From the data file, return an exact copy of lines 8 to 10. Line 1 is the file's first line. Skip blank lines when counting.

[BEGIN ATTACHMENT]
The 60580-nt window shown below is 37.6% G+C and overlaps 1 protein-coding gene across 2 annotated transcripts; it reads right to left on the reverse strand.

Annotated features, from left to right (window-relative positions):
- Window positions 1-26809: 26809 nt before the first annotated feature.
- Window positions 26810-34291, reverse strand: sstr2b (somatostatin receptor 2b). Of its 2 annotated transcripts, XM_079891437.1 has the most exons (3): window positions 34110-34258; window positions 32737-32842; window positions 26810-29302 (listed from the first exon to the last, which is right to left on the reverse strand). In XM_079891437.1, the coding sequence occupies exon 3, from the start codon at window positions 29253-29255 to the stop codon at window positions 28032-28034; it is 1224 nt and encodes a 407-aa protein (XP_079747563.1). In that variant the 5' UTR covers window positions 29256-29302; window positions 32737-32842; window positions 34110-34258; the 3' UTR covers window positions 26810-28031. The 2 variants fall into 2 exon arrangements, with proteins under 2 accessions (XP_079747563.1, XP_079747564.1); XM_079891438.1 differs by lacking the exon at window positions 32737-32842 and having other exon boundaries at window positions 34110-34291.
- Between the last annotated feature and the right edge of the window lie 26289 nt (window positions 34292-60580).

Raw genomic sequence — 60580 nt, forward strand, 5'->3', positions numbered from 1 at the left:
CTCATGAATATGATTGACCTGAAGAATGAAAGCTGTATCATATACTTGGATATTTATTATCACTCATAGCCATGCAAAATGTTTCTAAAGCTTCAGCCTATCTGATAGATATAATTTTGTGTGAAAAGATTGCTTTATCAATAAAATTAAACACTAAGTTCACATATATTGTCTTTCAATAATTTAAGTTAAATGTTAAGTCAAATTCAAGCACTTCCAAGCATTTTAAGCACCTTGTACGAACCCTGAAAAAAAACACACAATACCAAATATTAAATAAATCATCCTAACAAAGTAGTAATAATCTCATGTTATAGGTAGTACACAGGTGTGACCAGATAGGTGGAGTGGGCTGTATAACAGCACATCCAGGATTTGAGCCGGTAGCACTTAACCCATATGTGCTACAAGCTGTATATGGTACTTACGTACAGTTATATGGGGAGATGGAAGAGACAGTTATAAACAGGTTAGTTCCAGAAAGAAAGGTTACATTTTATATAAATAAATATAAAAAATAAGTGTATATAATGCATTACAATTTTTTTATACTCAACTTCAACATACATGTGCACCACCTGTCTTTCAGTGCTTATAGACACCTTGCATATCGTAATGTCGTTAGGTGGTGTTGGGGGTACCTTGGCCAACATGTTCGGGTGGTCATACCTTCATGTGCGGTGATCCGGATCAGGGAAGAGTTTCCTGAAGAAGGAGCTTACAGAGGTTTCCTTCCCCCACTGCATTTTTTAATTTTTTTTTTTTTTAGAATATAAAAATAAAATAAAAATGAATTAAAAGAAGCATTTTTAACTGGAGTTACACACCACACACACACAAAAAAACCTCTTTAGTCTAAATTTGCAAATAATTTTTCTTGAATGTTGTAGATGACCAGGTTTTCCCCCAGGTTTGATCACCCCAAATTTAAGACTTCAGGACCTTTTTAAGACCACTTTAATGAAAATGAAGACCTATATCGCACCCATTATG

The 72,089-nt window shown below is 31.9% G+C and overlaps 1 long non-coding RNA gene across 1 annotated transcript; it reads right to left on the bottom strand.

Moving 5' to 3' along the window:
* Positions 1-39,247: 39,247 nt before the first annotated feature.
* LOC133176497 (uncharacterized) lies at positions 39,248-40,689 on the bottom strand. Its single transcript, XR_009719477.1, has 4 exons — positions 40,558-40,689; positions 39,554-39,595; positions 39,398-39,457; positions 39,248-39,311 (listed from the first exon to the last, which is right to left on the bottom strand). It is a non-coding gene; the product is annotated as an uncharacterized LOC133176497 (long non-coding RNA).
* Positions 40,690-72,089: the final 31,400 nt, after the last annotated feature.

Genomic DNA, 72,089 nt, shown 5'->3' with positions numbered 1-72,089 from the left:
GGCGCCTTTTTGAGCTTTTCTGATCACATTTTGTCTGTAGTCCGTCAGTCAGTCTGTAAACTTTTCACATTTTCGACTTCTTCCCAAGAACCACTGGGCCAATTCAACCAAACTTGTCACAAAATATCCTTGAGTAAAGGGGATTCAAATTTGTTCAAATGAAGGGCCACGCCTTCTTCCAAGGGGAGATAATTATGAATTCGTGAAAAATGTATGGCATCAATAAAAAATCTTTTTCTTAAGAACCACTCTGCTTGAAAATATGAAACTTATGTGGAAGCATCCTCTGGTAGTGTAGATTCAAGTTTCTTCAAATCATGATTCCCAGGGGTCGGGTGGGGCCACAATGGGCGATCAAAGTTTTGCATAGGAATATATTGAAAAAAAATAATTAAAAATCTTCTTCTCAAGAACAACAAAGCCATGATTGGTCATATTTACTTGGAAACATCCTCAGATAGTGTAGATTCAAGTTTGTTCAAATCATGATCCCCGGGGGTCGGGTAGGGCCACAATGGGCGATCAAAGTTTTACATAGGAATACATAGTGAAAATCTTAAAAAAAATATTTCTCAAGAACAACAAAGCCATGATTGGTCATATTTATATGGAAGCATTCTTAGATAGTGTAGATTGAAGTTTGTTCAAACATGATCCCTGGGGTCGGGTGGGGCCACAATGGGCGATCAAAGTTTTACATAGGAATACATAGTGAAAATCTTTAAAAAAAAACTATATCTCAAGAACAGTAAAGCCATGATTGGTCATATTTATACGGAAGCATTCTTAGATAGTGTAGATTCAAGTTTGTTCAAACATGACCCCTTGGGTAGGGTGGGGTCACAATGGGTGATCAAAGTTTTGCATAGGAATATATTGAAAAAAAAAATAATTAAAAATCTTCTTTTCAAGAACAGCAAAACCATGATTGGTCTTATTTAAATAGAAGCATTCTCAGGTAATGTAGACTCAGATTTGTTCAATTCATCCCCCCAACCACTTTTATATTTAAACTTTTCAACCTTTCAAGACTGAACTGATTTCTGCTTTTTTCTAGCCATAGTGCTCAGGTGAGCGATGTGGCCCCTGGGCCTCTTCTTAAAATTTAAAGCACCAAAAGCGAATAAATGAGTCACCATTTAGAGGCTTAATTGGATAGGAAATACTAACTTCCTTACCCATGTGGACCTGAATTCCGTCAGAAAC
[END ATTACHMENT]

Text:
The 72,089-nt window shown below is 31.9% G+C and overlaps 1 long non-coding RNA gene across 1 annotated transcript; it reads right to left on the bottom strand.

Moving 5' to 3' along the window:
* Positions 1-39,247: 39,247 nt before the first annotated feature.